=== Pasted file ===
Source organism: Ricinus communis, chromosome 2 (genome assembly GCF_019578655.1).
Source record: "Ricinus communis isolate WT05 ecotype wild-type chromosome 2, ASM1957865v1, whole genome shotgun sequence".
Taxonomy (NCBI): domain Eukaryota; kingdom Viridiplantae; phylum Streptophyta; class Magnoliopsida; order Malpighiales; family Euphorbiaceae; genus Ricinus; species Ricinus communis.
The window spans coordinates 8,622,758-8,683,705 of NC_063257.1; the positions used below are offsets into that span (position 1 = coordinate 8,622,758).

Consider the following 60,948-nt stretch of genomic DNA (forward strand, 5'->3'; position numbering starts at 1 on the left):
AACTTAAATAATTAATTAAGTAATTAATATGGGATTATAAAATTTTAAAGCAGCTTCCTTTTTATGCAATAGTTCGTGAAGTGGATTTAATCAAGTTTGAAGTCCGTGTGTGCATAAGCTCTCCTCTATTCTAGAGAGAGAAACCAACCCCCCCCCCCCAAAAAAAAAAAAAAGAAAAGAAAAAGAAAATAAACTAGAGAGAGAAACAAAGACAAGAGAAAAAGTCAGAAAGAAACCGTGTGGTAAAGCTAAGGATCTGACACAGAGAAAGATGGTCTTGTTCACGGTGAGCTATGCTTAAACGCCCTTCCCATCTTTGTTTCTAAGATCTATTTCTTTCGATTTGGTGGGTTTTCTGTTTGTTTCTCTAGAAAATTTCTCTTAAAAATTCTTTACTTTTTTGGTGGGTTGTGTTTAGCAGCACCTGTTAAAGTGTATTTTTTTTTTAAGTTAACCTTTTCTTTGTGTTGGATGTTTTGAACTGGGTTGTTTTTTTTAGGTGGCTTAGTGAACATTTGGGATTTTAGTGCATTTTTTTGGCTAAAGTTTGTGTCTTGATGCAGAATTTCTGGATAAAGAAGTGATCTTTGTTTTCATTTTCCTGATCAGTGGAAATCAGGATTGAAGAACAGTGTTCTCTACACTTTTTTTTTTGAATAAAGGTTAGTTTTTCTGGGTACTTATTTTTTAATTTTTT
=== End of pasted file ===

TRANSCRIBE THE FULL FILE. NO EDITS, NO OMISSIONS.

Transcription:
Source organism: Ricinus communis, chromosome 2 (genome assembly GCF_019578655.1).
Source record: "Ricinus communis isolate WT05 ecotype wild-type chromosome 2, ASM1957865v1, whole genome shotgun sequence".
Taxonomy (NCBI): domain Eukaryota; kingdom Viridiplantae; phylum Streptophyta; class Magnoliopsida; order Malpighiales; family Euphorbiaceae; genus Ricinus; species Ricinus communis.
The window spans coordinates 8,622,758-8,683,705 of NC_063257.1; the positions used below are offsets into that span (position 1 = coordinate 8,622,758).

Consider the following 60,948-nt stretch of genomic DNA (forward strand, 5'->3'; position numbering starts at 1 on the left):
AACTTAAATAATTAATTAAGTAATTAATATGGGATTATAAAATTTTAAAGCAGCTTCCTTTTTATGCAATAGTTCGTGAAGTGGATTTAATCAAGTTTGAAGTCCGTGTGTGCATAAGCTCTCCTCTATTCTAGAGAGAGAAACCAACCCCCCCCCCCCAAAAAAAAAAAAAAGAAAAGAAAAAGAAAATAAACTAGAGAGAGAAACAAAGACAAGAGAAAAAGTCAGAAAGAAACCGTGTGGTAAAGCTAAGGATCTGACACAGAGAAAGATGGTCTTGTTCACGGTGAGCTATGCTTAAACGCCCTTCCCATCTTTGTTTCTAAGATCTATTTCTTTCGATTTGGTGGGTTTTCTGTTTGTTTCTCTAGAAAATTTCTCTTAAAAATTCTTTACTTTTTTGGTGGGTTGTGTTTAGCAGCACCTGTTAAAGTGTATTTTTTTTTTAAGTTAACCTTTTCTTTGTGTTGGATGTTTTGAACTGGGTTGTTTTTTTTAGGTGGCTTAGTGAACATTTGGGATTTTAGTGCATTTTTTTGGCTAAAGTTTGTGTCTTGATGCAGAATTTCTGGATAAAGAAGTGATCTTTGTTTTCATTTTCCTGATCAGTGGAAATCAGGATTGAAGAACAGTGTTCTCTACACTTTTTTTTTTGAATAAAGGTTAGTTTTTCTGGGTACTTATTTTTTAATTTTTT